Interview: Right to sympathy strikes

September 11, 2012

In its platform, the Workers Party (NZ) calls for the unrestricted right to strike. Here Ian Anderson, a writer for The Spark, interviews socialist and union delegate Andrew Tait, on a recent resolution supporting the right to sympathy strikes.

The Spark: Can you talk a little about the Engineers, Printers and Manufacturers Union (EPMU) itself, and how you got involved?

AT: I’ve been keen on unions since I was a kid, back in 1991 when the Nats tried to smash unions. I love the idea that we can work together to make a better world. I’ve also been a socialist since I was a teenager. I joined the International Socialists Organisation in 1994, and have always joined the union at uni or at work. In about 2007 I joined Engineering, Printing and Manufacturing Union when I started work at the newspaper in Dunedin, and after about four years became a delegate for my floor. The EPMU is the biggest private-sector union and one of the most diverse. It covers posties, airline workers, and timber workers as well as engineers, printers and manufacturing workers. The EPMU is a major supporter of the Labour Party. It’s the biggest private sector union because in the 1990s it merged with a whole lot of unions but it has been hit pretty hard by redundancies, especially in manufacturing. The big loss in Dunedin recently was the closure of Fisher & Paykel.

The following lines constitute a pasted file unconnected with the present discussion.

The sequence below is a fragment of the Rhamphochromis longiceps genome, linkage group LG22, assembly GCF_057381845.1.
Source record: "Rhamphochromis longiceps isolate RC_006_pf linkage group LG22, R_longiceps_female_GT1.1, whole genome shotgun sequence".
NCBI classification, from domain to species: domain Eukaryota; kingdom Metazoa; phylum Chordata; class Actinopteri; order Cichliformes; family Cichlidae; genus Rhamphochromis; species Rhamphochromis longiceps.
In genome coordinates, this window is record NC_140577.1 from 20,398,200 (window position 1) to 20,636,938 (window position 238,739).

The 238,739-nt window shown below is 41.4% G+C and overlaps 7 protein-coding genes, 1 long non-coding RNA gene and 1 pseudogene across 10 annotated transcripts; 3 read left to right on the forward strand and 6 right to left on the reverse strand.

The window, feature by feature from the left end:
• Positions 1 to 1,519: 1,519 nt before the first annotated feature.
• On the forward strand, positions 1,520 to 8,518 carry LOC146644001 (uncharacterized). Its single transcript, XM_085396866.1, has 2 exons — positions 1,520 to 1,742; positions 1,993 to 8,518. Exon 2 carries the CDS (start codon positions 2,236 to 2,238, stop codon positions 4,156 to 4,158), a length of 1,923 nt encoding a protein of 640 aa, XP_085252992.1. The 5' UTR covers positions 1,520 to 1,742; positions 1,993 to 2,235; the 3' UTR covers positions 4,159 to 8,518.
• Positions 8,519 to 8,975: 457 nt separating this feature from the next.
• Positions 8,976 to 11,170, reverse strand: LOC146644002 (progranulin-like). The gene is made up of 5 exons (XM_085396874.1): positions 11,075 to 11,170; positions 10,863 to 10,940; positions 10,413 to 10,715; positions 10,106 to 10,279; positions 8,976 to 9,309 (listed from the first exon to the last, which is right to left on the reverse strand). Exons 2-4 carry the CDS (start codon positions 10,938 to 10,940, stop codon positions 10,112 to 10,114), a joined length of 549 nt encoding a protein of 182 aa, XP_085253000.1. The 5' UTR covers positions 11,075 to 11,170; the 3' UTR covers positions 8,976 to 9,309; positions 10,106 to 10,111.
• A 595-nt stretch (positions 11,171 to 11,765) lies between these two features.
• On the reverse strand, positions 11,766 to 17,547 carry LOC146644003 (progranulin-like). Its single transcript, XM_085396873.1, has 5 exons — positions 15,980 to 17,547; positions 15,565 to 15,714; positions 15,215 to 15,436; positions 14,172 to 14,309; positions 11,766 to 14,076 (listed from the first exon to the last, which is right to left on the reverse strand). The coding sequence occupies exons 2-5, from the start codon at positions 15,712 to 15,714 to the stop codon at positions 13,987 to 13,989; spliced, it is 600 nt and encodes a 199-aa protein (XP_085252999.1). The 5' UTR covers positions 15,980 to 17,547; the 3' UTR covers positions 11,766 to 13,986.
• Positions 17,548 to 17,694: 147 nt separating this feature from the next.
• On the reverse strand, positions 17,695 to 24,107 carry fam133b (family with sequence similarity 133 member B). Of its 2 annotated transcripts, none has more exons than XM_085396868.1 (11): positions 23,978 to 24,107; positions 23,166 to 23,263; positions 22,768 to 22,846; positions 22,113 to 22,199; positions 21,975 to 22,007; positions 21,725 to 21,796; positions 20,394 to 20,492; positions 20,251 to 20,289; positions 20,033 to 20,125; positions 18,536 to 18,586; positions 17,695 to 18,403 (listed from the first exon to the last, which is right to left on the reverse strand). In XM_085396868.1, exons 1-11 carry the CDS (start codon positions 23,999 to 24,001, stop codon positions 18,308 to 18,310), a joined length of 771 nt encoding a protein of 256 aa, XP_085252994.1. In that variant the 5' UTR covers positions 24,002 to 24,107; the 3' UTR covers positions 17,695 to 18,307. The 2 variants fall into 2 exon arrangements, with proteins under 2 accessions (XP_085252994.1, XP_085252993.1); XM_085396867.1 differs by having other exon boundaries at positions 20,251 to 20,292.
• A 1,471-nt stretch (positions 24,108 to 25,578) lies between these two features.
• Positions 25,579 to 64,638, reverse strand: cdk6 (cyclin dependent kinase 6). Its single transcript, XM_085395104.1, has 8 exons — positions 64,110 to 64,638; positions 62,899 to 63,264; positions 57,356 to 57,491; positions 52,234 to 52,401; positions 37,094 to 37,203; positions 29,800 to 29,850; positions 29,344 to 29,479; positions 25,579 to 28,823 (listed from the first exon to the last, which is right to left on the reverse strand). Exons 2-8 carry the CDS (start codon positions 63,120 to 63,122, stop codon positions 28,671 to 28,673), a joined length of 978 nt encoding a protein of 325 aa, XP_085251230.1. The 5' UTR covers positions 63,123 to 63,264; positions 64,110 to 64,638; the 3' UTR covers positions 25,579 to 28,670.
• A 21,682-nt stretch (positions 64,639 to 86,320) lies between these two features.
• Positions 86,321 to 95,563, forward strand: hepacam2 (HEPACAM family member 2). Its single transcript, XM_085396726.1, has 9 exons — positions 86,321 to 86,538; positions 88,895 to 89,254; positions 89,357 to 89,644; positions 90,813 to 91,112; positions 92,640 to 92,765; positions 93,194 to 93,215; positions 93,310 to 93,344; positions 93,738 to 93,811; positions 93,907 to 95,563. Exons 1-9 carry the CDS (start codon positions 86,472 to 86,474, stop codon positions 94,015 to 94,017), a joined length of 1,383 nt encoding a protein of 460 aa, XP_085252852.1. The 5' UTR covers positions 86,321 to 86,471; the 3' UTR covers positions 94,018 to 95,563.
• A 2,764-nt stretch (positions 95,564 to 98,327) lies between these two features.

The Spark: You had a resolution passed on the right to strike. What does this resolution mean?

AT: The resolution was that the union lobby for the introduction of the right to conduct secondary (sympathy) strikes. The immediate inspiration for it was the Ports of Auckland dispute, where Rail and Maritime Union workers were forced to supply the ports when they were run by scab labour. If this resolution became law, the RMTU workers could refuse to supply the port and not be penalised. It would massively increase the industrial effectiveness of strikes. Read the rest of this entry »


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